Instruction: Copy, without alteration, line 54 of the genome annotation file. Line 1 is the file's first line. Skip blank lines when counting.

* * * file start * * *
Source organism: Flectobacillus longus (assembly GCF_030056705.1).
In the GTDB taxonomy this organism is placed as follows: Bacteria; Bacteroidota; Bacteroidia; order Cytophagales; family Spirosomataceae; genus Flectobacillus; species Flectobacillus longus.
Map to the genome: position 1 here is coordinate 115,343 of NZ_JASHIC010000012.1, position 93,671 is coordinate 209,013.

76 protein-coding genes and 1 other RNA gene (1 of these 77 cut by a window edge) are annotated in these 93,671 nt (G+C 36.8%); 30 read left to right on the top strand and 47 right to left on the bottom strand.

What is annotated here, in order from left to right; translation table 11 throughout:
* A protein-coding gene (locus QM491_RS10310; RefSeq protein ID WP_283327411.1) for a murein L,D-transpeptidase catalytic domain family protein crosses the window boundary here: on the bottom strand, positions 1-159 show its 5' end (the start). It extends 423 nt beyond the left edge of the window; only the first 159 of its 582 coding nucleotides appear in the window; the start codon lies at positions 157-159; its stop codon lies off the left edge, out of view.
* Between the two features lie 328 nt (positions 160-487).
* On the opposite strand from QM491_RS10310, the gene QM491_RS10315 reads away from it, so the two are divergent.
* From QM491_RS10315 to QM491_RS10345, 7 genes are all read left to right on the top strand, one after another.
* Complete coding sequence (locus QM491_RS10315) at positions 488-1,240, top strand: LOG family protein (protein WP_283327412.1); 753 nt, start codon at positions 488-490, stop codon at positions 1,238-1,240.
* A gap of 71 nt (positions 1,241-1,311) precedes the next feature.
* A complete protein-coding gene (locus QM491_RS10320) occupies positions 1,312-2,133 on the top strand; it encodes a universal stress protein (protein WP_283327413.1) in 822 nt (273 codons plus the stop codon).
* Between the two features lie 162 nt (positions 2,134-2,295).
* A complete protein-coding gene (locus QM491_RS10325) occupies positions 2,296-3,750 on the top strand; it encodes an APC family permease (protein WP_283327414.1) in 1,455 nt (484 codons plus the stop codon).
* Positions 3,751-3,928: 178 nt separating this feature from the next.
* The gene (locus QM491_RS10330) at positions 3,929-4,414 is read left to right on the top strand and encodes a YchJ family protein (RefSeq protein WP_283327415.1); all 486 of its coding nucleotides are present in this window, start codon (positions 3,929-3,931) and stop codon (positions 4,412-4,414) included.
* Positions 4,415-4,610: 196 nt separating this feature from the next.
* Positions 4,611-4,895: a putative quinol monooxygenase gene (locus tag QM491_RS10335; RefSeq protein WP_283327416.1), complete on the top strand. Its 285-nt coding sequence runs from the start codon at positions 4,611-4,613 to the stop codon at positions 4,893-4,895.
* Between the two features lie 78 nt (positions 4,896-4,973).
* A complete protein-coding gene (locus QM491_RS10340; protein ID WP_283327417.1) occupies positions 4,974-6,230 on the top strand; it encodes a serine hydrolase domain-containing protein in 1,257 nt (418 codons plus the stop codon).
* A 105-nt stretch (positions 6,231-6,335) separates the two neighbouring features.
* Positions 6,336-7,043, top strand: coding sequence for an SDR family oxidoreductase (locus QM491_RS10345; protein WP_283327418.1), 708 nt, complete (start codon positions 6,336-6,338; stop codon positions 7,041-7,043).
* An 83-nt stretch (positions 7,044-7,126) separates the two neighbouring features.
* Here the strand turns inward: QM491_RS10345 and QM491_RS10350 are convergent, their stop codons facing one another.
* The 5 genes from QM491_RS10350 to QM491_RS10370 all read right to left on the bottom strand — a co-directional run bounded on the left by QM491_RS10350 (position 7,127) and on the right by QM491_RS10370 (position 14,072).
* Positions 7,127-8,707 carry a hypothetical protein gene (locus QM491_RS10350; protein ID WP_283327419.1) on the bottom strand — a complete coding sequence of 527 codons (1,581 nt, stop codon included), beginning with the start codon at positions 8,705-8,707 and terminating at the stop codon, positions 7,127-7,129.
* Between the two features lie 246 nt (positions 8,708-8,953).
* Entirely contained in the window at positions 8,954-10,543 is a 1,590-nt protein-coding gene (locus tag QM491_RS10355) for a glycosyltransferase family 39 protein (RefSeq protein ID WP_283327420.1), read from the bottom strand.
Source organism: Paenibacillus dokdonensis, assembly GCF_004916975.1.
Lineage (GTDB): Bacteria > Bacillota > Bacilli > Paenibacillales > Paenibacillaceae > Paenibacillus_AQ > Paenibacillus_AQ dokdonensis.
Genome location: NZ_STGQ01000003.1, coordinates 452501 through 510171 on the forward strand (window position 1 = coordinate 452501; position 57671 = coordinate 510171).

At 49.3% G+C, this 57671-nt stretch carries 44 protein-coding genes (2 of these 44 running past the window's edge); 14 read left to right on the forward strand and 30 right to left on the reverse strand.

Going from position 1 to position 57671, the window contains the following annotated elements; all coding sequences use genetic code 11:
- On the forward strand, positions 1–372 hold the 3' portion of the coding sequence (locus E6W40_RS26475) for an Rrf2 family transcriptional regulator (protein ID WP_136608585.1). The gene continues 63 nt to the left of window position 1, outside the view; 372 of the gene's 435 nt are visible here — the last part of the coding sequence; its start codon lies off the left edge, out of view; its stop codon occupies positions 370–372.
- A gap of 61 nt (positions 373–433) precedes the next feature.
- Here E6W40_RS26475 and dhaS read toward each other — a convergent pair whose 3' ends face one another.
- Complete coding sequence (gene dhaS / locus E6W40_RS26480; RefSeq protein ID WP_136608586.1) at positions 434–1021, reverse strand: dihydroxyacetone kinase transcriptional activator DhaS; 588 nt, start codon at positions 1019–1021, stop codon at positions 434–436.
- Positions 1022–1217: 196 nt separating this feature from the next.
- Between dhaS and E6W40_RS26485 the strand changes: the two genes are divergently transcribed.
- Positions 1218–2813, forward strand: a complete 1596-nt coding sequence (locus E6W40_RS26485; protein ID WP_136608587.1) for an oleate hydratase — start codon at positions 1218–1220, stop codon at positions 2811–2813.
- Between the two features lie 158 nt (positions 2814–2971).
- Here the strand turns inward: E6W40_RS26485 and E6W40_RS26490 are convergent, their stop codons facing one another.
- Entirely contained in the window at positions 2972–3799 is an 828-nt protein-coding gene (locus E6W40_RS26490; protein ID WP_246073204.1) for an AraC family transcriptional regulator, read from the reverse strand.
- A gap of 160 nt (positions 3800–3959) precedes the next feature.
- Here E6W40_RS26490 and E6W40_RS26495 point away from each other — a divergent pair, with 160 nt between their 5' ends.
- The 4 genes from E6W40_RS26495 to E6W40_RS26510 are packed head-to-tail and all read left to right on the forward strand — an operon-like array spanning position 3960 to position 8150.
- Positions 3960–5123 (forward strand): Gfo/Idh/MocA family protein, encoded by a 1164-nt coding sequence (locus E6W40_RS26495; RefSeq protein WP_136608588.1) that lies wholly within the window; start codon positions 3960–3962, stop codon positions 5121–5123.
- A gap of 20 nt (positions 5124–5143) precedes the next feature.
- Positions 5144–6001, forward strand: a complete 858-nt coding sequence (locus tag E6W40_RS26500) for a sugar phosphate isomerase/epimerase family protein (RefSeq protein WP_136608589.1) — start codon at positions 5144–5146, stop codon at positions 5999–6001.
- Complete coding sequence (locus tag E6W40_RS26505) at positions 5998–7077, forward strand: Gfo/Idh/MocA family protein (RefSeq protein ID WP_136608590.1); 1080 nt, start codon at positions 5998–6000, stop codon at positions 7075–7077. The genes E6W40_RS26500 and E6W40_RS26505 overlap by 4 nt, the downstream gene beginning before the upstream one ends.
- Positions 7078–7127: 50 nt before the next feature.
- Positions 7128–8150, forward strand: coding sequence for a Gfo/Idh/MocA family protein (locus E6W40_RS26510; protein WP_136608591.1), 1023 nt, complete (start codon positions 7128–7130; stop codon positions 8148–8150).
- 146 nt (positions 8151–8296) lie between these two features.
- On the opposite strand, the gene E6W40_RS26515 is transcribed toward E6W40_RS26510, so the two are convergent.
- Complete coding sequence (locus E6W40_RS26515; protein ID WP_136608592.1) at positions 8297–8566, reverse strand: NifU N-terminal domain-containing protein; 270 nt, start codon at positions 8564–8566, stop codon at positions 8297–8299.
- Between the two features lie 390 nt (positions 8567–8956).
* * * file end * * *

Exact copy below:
- On the opposite strand, the gene E6W40_RS26515 is transcribed toward E6W40_RS26510, so the two are convergent.